lessons cost $18.00 per week and scholarships are available based on financial need and demonstration of diligent work ethic. Students are required to maintain a supply of 3 high-quality reeds at ALL times.
Again, the financial trade-off for having to take lessons and keep a stock of working reeds
is that Wester provides bassoons for students at a cost of $100 rental for an entire school for routine maintenance.
The alto saxophone gives the impression of being both a brass AND woodwind instrument, however it is indeed considered a woodwind instrument. The alto saxophone (which uses a single reed like the clarinet) is a very popular instrument like flute and only a few students will be chosen to play it.
Since the balance of the saxophone is maintained by the use of a neck strap, it is extremely important that students be able to sit up completely straight when asked to.
Saxophone players are responsible for maintaining a working stock of 4 quality reeds. Alto Saxophone students will have the opportunity after their first year of instruction to audition for Tenor Sax or Baritone Sax (based on their proven musical and behavioral abilities while in alto saxophone class).
The trumpet is the smallest member of the brass family. The sound on trumpet is produced by buzzing into a small mouthpiece.
While orthodontia is somewhat troublesome at first to a trumpet player, it is not impossible to make good sounds with braces. A slight overbite is okay, but an underbite can severely hinder progress on trumpet. Trumpet players come in all shapes and sizes.
Trumpet parts usually have the melody (recognizable) part, therefore students who choose and are selected for trumpet should exhibit a confident demeanor, strong personality, and demonstrate a high level of self-motivation.
The French horn is the also a member of the brass family. Its sound is produced by buzzing into a small mouthpiece similar to a trumpet. Students with good musical ears should consider French Horn.
A slight overbite is okay, but an underbite can severely hinder progress on French Horn. Because the bell of the French horn rests on the knee of the player while playing, it is imperative that a student’s upper torso be long enough to accommodate the size of the French horn to make good sounds and that players be able to demonstrate sitting straight up when asked to do so. The French horn’s keys are manipulated with the LEFT hand.
Because of the difficult nature of French horn notes (mentioned above), students should exhibit GREAT ability to match sung or played pitches by humming or singing. Perhaps this is a good instrument choice for students who have participated in piano lessons or choir groups. Wester provides French horns for students at a cost of $100 rental for an entire school year. Private lessons are strongly encouraged for French Horn due to the complexity of the instrument.
Like the French horn, trombone players should have good “musical ears”. The trombone is played like the other brass instruments (buzzing into a cup-shaped mouthpiece), but uses a slide instead of valves. The slide is not marked or notched and players rely on their memory and hearing to tell if they are in the EXACT proper location. Students with good musical ears should consider Trombone.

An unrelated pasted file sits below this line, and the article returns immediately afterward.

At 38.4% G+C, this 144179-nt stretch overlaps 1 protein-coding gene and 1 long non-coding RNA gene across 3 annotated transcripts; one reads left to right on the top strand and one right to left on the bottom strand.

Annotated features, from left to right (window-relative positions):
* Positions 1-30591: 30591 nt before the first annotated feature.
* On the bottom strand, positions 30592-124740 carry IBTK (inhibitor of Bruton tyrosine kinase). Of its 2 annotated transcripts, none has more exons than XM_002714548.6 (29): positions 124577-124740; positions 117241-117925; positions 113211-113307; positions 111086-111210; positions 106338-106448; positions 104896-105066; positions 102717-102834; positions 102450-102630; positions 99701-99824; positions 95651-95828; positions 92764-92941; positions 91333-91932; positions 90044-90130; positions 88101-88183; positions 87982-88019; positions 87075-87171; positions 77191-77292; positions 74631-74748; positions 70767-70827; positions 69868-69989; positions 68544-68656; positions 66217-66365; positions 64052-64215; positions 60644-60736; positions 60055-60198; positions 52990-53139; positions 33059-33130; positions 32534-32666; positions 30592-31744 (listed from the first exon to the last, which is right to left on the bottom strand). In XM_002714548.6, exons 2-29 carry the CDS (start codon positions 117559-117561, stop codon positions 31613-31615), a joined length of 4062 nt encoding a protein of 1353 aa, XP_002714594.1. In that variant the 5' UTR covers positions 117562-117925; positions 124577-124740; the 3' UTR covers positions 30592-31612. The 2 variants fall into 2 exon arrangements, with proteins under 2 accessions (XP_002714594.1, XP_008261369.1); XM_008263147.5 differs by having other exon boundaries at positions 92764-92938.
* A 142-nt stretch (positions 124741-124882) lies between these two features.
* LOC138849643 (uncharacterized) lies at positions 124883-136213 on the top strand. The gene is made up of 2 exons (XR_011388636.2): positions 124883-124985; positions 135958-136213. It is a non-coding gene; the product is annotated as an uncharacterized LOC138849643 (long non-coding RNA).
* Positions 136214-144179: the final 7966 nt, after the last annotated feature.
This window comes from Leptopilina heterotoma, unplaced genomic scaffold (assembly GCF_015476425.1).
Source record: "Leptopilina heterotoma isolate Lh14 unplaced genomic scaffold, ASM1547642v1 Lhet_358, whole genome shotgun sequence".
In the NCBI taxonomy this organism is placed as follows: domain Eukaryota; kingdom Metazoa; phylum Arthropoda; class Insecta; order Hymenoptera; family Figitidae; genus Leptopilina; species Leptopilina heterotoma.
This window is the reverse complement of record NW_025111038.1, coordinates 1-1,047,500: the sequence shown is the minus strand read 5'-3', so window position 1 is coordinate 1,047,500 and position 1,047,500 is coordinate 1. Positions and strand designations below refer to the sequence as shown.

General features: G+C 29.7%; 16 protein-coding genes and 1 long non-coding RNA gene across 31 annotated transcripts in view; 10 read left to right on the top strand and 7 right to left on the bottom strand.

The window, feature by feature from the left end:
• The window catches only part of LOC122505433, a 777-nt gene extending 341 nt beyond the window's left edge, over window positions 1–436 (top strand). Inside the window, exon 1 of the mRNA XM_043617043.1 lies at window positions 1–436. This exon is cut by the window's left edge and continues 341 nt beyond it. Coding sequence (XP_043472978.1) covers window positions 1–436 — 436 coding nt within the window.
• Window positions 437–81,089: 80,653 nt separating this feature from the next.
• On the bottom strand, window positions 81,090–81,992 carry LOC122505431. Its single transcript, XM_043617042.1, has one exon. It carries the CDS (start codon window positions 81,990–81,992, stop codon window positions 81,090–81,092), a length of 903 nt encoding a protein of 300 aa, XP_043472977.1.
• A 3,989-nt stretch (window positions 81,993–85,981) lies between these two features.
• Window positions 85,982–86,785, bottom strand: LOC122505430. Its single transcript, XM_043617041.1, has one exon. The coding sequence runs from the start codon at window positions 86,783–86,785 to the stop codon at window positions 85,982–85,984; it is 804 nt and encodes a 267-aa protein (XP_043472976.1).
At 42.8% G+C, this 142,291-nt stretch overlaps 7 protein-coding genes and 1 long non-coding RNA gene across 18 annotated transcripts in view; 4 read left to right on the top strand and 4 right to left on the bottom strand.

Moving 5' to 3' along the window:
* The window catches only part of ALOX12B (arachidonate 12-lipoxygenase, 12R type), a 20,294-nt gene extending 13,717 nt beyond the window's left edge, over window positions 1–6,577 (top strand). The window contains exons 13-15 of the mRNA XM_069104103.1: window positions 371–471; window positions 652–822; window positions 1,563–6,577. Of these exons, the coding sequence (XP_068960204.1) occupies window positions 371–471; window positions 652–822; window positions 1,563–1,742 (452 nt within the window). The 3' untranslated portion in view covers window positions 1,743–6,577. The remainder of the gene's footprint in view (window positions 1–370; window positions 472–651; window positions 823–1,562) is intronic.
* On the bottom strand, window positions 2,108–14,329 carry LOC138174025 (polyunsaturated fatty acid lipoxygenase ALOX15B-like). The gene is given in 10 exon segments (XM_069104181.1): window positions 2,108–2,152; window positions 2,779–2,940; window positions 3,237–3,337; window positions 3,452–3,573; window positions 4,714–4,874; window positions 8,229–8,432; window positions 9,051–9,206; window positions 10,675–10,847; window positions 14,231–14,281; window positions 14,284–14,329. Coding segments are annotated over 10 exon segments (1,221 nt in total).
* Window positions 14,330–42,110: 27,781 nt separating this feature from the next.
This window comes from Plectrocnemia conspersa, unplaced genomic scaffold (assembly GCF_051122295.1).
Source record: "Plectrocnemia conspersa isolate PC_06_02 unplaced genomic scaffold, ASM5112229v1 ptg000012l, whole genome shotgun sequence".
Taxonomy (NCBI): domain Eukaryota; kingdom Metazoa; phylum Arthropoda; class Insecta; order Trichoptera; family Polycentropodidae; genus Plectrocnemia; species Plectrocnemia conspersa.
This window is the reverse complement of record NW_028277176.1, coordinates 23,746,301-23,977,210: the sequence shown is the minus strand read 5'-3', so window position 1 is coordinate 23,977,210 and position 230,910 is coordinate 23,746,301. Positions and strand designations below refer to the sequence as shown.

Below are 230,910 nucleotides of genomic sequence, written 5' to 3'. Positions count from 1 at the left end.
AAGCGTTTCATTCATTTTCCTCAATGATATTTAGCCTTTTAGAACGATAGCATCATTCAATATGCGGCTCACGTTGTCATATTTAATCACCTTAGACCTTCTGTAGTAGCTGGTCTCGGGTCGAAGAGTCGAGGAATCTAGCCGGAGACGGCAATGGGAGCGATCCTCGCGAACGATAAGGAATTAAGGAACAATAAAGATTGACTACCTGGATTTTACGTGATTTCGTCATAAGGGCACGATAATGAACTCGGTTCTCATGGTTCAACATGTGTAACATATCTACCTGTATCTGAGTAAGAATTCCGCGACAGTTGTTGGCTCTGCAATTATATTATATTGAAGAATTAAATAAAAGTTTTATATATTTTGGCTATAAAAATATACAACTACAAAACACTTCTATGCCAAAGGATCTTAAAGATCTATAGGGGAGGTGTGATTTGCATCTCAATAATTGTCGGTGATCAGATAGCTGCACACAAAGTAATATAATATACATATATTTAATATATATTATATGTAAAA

While some might think that trombone players must have long arms, the truth is there are numerous accommodations that make it possible for students of all shapes and sizes to play. A slight overbite is acceptable, while an extreme underbite would hinder success. Trombone players should have slightly
fuller lips than average.
Great trombone playing takes good concentration and study. Many quiet academicians have excelled at trombone.
The euphonium (you-PHONE-knee-yum) is sometimes known as the baritone. It is a member of the brass family and looks like a small version of a tuba. Its sound is similar to that of a trombone, but it uses valves like a trumpet instead of a slide (like trombone).
Euphonium players should have moderately full lips, but not too full. A SLIGHT overbite is okay, but an underbite would hinder a good sound. The euphonium requires a medium-sized hand span to reach the valves and students should have an above average lung capacity.
Students with an above average amount of orthodontia will find the mouthpiece of the euphonium a bit more comfortable than trumpet or French horn. Wester provides euphoniums for students at a cost of $100 rental for an entire school year, but students are required to purchase their own mouthpieces.
While many believe the tuba is the largest instrument in the band and would be hard to physically manage, the tubas we use for beginners are ¾ size and easy to handle.
Tuba players need to have full lips and a large lung capacity. While the size of the student doesn’t matter TOO much, a long torso (upper body) helps astudent reach the mouthpiece of the tuba while resting the bottom of the tuba on the edge of their chair or across the thighs.
The tuba provides the musical foundation for the band and requires players that are self-motivated over-achievers. Wester provides tubas for students at a cost of $100 rental for an entire school year, but students are required to purchase their own mouthpieces.
Just because you are always tapping on things does not mean youare a natural percussionist (drummer). In fact, the percussion section is the most select, hand-picked section of the band. Only students with the highest
grades, lowest discipline problems, backgrounds in piano lessons, and extremely high gross and fine motor skills will be considered for percussion.
Students should exhibit a great deal of coordination in gross and fine motor skills.
The study of percussion includes bells, triangle, tambourine, maracas, claves, among many other instruments. Private Lessons for percussion are strongly encouraged due to the nature of the instrument group and the amount of material that will be covered in class. Students chosen to play percussion will be required to rent a marimba.